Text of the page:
The Winchester House
If you don’t know what the Winchester house is, you are extremely out of the creepy loop. It’s one of my favorite horror stories and I would love to go visit the house. There’s also a horror movie out about the house starring Helen Mirren. I have yet to see it, but it is on my watch list.
I figured, as one of my favorite horrors, it would be a great start to Scary Day.
Before the haunting began, there was simply William Wirt Winchester and his wife Sarah. William inherited his father’s business, who made the Volcanic Repeater, a rifle that had a mechanism to load bullets (Taylor). After a while William wanted to make the gun better and so the Henry Rifle, a gun similar to an automatic, was born. The family business was renamed to Winchester Repeating Arms Company and money flowed in from everywhere, including the government. But that was the end of the good luck in the Winchester family.
In 1866, Sarah gave birth to their first daughter, Annie, but unfortunately, Annie contracted a disease called “marasmus” and dies nine days later. After her death, Sarah fell into mourning and hid away, almost falling into madness. It was a decade before she returned to her normal self, but never had another child.
Another tragedy struck when William contracted tuberculosis and died in 1881, leaving Sarah with the Winchester business, $20 million, and half of the income from the business which was about $1000 a day.
In her grief, Sarah’s friend told her to see a spiritualist is hopes of getting some closure. When there, the spiritualist said, “’Your husband is here,’ the medium told her and then went on to provide a description of William Winchester. ‘He says for me to tell you that there is a curse on your family, which took the life of he and your child. It will soon take you too. It is a curse that has resulted from the terrible weapon created by the Winchester family. Thousands of persons have died because of it and their spirits are now seeking vengeance.’” (Taylor).
The spiritualist told her she must move to the west with her husband guiding her and she will find the house where she belongs. She said, she must start a new life and build a new house for the spirits seeking revenge. She must never stop building or she will die.
Shortly after, she sold everything in New Haven and moved to California. Believing she was guided by her dead husband, she kept traveling until she found a house under construction in the Santa Clara Valley. After much negotiation with the current owner, she finally bought the property and started building, and never stopped. She hired many craftsmen and built, rebuilt, destroyed, altered, changed, and anything else to the house non-stop. Hammers and saws were constant day and night.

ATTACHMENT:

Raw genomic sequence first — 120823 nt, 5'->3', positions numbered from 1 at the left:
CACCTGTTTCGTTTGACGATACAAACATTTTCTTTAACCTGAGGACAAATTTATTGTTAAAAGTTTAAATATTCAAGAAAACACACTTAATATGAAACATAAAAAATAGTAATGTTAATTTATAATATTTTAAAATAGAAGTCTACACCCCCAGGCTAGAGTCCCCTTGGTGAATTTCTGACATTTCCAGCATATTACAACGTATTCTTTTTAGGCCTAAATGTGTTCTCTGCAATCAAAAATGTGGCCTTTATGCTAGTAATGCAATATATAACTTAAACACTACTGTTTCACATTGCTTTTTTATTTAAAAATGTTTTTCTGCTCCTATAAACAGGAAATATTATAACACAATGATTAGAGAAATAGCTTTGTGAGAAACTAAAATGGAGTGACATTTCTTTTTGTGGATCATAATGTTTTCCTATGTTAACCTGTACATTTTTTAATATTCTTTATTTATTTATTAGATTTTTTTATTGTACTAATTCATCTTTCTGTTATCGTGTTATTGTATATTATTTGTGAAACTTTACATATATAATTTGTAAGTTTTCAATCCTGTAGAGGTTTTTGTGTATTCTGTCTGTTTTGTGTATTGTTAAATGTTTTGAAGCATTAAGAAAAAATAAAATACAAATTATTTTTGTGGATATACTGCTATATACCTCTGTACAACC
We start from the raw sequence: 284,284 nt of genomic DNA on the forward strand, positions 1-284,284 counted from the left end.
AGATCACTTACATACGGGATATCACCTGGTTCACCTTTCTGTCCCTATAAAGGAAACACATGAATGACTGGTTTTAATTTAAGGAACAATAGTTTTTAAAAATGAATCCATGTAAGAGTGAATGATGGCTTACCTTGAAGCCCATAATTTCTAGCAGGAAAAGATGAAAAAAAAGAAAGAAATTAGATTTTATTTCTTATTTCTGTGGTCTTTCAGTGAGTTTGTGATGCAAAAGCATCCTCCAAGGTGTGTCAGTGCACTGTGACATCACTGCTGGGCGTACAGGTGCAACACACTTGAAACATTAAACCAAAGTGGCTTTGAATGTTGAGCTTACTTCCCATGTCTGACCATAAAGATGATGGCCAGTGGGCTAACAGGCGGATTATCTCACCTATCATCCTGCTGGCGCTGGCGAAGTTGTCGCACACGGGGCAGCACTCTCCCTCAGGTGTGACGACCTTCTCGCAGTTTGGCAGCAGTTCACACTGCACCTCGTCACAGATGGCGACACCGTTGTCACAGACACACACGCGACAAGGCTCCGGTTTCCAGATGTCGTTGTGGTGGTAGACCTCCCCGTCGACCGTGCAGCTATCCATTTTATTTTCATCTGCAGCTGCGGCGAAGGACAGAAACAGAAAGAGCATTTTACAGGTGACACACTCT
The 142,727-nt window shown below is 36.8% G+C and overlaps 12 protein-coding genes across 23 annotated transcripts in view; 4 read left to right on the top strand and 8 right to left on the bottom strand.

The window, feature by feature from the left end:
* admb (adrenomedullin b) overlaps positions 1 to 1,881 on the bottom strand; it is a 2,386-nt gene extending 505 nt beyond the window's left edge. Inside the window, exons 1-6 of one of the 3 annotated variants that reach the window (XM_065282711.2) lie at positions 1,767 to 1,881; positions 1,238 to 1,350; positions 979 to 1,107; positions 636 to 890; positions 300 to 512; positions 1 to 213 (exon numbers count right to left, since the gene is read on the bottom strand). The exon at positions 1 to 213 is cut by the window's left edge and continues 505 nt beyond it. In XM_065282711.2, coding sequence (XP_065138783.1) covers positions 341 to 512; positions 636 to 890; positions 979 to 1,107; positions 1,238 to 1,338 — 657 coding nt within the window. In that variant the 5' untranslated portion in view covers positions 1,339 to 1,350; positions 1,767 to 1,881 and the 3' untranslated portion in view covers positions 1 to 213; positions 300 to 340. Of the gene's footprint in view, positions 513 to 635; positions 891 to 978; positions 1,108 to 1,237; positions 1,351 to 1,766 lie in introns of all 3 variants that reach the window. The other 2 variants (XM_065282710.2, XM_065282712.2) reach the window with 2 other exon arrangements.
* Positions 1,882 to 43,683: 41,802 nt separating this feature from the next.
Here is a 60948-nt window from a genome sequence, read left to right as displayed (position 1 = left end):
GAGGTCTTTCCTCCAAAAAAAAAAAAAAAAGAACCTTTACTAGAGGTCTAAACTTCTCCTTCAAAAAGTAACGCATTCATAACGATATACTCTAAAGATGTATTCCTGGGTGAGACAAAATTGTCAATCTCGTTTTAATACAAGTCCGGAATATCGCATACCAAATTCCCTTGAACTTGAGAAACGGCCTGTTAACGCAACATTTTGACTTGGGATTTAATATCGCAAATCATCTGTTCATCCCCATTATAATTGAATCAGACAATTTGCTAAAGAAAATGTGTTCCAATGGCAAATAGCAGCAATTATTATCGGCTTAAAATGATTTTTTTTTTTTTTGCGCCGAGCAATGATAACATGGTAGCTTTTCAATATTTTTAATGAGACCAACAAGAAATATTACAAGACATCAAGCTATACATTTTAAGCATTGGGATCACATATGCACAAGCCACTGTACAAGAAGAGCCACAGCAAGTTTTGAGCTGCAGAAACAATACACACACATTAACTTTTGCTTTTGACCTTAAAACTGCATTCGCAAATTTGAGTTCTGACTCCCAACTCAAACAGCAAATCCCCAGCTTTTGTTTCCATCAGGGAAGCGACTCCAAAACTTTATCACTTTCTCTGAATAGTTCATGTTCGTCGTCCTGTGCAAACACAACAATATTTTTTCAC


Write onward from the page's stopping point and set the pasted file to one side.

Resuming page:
The house grew from 6 to 26 rooms. A nearby railcar was even turned on to carry materials to the house. Even though she claimed to have no master plan, Sarah met with the foremen everyday and went over the plans for the day. Every once in a while, they didn’t turn out as planned and she simply said to add another room.
“As the days, weeks and months passed, the house continued to grow. Rooms were added to rooms and then turned into entire wings, doors were joined to windows, levels turned into towers and peaks and the place eventually grew to a height of seven stories. Inside of the house, three elevators were installed as were 47 fireplaces. There were countless staircases which led nowhere; a blind chimney that stops short of the ceiling; closets that opened to blank walls; trap doors; double-back hallways; skylights that were located one above another; doors that opened to steep drops to the lawn below; and dozens of other oddities. Even all of the stair posts were installed upside-down and many of the bathrooms had glass doors on them” (Taylor).
Sarah had a wild obsession with the number 13, many of the add-ons had something to do with the number thirteen. 13 panes in the window, 13 panels on the wall, 13 steps, 13 windows, so on, so forth. Even though everything in the house made no sense to others, it was perfectly sane to Sarah. She believed the maze of the house would confuse the spirits of the people killed by Winchester guns and keep her safe from them. The house grew until it was seven stories high with only Sarah, her servants, and the workers.
In 1906, the San Francisco Earthquake destroyed a large portion of the house. The top three floors of the house collapse and were never rebuilt. Sarah took the destruction as a sign from the spirit as though they were furious that she was almost done with the house and wanted to make sure she never finished. So she blocked off the front 30 rooms to keep the spirits locked inside. The workers kept building and repairing after the destruction, adding rooms and chimneys that served no purpose.
One night on September 4, 1922, after a séance with the spirits, Sarah went to bed and died sometime in the morning at the age of 83. Everything went to Sarah’s niece but soon everything was sold off, including the house to an investor who wanted to use the house as a tourist attraction. The house came to an estimate of 160 rooms but because the floor plan was so labyrinth-like it was never established.
Today, the Winchester house is open to the public for tours and there are many speculations if the place is actually haunted. Even though there are many statements from the employees and guests saying they have had ghostly experiences, many people think it was all just because an eccentric woman had too much money.
What do you guys think?
Thanks for reading!
Info Credit: https://www.prairieghosts.com/winchester.html